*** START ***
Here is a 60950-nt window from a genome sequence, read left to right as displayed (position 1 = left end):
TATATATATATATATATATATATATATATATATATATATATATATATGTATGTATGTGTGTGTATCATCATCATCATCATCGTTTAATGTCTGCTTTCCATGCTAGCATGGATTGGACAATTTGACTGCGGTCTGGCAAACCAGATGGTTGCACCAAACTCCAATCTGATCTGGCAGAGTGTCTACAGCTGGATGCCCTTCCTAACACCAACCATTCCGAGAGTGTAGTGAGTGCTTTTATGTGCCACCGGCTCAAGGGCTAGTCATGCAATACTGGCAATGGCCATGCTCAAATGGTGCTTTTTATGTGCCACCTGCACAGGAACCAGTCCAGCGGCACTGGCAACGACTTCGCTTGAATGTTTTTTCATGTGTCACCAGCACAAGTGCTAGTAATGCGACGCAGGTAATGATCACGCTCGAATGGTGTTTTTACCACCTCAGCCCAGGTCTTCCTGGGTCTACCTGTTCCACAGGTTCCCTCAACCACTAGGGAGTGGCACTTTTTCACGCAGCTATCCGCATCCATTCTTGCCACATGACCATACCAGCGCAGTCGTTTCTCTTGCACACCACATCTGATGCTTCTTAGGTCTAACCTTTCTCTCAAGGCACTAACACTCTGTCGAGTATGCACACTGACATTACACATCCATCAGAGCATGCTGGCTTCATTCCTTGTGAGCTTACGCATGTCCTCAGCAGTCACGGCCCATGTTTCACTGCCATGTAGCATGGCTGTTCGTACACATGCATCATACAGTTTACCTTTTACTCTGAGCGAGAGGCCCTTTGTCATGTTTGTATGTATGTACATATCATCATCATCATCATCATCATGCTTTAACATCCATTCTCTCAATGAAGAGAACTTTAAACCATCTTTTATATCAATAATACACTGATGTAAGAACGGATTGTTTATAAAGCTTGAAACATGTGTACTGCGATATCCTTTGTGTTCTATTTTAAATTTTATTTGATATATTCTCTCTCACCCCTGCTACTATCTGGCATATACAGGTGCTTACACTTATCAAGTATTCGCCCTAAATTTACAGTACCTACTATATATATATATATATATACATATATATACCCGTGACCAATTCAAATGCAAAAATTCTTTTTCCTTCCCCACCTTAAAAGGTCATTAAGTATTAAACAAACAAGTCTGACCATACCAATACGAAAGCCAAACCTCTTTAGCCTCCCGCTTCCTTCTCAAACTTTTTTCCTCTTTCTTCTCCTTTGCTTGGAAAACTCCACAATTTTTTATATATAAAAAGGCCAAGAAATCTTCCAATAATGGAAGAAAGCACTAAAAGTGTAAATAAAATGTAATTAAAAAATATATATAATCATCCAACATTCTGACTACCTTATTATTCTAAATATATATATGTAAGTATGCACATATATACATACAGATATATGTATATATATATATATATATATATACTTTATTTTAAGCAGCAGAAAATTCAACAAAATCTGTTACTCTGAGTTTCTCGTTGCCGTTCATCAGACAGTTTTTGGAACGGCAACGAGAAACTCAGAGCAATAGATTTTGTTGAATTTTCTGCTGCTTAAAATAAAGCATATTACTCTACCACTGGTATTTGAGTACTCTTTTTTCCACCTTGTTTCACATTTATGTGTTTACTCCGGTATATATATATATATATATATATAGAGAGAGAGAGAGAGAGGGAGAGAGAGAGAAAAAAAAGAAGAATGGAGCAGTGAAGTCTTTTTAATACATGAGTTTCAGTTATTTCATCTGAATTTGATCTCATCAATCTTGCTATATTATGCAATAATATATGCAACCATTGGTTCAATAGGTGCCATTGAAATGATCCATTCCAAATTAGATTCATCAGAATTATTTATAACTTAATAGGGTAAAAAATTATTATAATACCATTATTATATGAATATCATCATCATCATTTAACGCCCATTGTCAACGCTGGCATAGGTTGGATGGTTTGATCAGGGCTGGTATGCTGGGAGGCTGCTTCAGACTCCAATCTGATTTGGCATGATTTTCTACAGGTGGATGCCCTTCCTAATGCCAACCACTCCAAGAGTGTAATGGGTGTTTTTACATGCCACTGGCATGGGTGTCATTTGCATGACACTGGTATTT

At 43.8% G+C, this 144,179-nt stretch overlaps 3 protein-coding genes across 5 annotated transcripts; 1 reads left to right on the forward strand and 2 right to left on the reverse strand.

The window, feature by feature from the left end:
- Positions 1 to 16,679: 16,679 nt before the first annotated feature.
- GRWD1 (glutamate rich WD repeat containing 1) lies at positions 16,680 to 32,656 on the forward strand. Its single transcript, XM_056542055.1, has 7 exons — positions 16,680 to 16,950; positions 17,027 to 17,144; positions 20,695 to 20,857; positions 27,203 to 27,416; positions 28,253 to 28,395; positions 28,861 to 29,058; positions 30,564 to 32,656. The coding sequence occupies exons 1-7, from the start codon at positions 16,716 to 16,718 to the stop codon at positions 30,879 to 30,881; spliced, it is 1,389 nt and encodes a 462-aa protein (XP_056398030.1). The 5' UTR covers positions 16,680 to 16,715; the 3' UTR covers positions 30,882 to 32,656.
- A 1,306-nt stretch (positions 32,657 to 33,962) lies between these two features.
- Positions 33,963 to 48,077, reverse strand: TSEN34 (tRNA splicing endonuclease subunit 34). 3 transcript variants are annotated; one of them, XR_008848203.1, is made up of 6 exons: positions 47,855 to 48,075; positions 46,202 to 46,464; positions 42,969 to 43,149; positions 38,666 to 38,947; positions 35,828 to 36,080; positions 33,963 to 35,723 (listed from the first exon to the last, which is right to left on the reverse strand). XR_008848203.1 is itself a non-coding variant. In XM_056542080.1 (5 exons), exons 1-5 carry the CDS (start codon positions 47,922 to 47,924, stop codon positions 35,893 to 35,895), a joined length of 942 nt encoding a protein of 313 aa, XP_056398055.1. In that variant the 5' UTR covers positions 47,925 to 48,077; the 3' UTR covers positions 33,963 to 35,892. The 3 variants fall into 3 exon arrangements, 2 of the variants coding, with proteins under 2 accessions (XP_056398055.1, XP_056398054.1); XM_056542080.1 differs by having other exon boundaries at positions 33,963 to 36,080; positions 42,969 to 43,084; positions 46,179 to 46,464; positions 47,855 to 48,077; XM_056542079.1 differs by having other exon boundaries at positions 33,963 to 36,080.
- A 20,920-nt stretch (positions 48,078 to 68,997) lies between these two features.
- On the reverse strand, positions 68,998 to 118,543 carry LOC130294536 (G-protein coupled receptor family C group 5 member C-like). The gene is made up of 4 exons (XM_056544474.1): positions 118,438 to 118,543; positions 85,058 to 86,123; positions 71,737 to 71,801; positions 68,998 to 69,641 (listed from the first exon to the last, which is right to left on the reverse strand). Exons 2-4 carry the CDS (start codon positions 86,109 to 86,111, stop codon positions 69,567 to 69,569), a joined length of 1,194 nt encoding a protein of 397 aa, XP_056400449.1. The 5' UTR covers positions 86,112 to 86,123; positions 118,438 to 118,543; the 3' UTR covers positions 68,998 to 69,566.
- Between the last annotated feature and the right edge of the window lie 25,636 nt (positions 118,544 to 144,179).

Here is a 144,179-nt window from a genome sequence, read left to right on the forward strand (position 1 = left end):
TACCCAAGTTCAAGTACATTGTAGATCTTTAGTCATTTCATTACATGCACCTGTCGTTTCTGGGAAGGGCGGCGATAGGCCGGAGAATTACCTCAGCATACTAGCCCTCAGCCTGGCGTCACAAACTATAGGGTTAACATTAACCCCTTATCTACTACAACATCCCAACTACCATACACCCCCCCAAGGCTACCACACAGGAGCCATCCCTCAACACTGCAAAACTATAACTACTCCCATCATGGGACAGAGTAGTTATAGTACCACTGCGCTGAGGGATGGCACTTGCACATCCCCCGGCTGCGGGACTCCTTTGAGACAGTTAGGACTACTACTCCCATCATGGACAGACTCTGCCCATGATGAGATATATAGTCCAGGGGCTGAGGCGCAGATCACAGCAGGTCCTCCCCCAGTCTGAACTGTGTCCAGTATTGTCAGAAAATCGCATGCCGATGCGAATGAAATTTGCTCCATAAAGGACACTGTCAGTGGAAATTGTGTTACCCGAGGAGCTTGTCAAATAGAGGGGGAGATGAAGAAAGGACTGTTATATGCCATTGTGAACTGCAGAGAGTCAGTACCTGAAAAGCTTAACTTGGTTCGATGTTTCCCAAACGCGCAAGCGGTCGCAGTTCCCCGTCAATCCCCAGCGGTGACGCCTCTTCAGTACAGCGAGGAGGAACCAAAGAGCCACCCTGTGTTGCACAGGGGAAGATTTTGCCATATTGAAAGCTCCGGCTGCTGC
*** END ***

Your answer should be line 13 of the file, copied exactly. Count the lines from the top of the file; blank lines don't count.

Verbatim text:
TACCCAAGTTCAAGTACATTGTAGATCTTTAGTCATTTCATTACATGCACCTGTCGTTTCTGGGAAGGGCGGCGATAGGCCGGAGAATTACCTCAGCATACTAGCCCTCAGCCTGGCGTCACAAACTATAGGGTTAACATTAACCCCTTATCTACTACAACATCCCAACTACCATACACCCCCCCAAGGCTACCACACAGGAGCCATCCCTCAACACTGCAAAACTATAACTACTCCCATCATGGGACAGAGTAGTTATAGTACCACTGCGCTGAGGGATGGCACTTGCACATCCCCCGGCTGCGGGACTCCTTTGAGACAGTTAGGACTACTACTCCCATCATGGACAGACTCTGCCCATGATGAGATATATAGTCCAGGGGCTGAGGCGCAGATCACAGCAGGTCCTCCCCCAGTCTGAACTGTGTCCAGTATTGTCAGAAAATCGCATGCCGATGCGAATGAAATTTGCTCCATAAAGGACACTGTCAGTGGAAATTGTGTTACCCGAGGAGCTTGTCAAATAGAGGGGGAGATGAAGAAAGGACTGTTATATGCCATTGTGAACTGCAGAGAGTCAGTACCTGAAAAGCTTAACTTGGTTCGATGTTTCCCAAACGCGCAAGCGGTCGCAGTTCCCCGTCAATCCCCAGCGGTGACGCCTCTTCAGTACAGCGAGGAGGAACCAAAGAGCCACCCTGTGTTGCACAGGGGAAGATTTTGCCATATTGAAAGCTCCGGCTGCTGC